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Equity capital

Traditionally, this refers to that part of the issued share capital of a company held by those wlio take the greatest risk and are consequently entitled to all profits and reserves remaining after the contributors of fixed interest or fixed dividend capital have been paid their due. Generally speaking, equity capital is that owned by holders of ordinary shares, though for purposes of certain provisions in the 1980 Companics Act (e.g. pre-emption rights) it also includes holders of participating preference includes holders of participating preference an undetermined stake in company profits.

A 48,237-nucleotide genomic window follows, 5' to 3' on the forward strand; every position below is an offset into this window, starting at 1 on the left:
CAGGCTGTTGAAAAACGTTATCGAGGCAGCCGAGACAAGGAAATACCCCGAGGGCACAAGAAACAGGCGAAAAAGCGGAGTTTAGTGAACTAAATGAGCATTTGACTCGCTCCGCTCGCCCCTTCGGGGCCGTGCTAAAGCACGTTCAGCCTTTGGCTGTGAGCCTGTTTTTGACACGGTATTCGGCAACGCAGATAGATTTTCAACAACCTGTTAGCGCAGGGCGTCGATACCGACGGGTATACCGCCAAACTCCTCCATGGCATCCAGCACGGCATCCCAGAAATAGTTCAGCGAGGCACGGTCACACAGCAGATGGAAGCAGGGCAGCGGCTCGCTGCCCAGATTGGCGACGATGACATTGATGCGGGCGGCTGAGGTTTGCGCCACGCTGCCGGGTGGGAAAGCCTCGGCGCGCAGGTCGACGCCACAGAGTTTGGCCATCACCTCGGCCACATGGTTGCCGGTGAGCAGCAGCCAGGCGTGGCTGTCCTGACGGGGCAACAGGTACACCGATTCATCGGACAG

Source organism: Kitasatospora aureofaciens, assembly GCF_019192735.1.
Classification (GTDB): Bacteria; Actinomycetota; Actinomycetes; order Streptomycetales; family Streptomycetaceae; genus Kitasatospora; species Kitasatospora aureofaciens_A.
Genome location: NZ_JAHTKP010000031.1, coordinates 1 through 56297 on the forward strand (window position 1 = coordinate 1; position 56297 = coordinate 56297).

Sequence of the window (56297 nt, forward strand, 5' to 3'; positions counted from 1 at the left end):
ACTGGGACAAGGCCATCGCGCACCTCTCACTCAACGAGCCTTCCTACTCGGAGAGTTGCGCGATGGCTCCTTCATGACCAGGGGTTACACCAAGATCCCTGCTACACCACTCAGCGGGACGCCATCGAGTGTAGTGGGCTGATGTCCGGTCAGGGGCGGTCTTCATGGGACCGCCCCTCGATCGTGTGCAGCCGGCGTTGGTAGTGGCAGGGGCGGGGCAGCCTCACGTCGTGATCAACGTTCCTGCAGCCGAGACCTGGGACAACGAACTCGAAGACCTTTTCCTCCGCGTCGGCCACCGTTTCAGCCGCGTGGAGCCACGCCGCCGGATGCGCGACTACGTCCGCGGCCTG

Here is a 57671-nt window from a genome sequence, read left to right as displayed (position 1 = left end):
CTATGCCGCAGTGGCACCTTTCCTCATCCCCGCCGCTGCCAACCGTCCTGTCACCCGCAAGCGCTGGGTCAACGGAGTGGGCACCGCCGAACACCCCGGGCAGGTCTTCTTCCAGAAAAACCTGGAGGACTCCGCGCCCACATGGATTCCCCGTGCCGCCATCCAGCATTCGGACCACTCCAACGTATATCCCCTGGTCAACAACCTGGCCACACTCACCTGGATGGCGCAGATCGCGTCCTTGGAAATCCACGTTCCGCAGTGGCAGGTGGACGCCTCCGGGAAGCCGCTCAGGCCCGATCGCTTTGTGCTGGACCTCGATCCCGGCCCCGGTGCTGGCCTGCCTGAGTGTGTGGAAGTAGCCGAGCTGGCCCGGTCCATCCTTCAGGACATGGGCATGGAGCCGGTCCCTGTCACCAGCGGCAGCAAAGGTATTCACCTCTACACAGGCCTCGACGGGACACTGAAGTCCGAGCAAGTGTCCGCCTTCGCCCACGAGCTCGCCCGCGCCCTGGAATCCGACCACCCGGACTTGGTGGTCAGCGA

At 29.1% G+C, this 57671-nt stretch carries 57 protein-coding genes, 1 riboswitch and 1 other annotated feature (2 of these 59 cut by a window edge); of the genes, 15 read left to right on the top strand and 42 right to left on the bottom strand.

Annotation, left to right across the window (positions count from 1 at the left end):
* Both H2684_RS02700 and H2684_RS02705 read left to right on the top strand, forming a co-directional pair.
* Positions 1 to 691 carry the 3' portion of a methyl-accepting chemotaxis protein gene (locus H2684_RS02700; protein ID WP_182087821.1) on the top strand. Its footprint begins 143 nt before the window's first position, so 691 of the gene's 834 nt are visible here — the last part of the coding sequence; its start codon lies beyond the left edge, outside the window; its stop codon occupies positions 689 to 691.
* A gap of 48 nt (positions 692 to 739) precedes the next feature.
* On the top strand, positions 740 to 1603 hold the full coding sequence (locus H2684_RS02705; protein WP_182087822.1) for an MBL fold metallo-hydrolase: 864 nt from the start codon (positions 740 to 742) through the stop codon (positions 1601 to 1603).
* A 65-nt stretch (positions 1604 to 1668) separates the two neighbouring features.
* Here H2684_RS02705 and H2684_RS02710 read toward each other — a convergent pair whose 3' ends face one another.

It is customary for equity shareholders. being the true owners of the company in the sense of being the ultimate risk takers, to make all decisions on company policy r, through the agency of the board of directors which they appoint. Although this is the supposed right of the holders of the equity, it is frequently flaunted by the practice of disenfranchisement contained in the creation of what are usually known as ‘a’ ordinary shares, which though fully entitled to profit carry no votes. This type of ordinary share capital is not popular with the Stock Exchange but is often created ‘ m situations where control of the company through the board of directors is wanted by the original promoters, who are confident of profitability but wish to keep a tight rein on company policy. It was particularly prevalent among the independent television companics that grew up under the I.B.A.

Reference: The Penguin Business Dictionary, 3rd edt.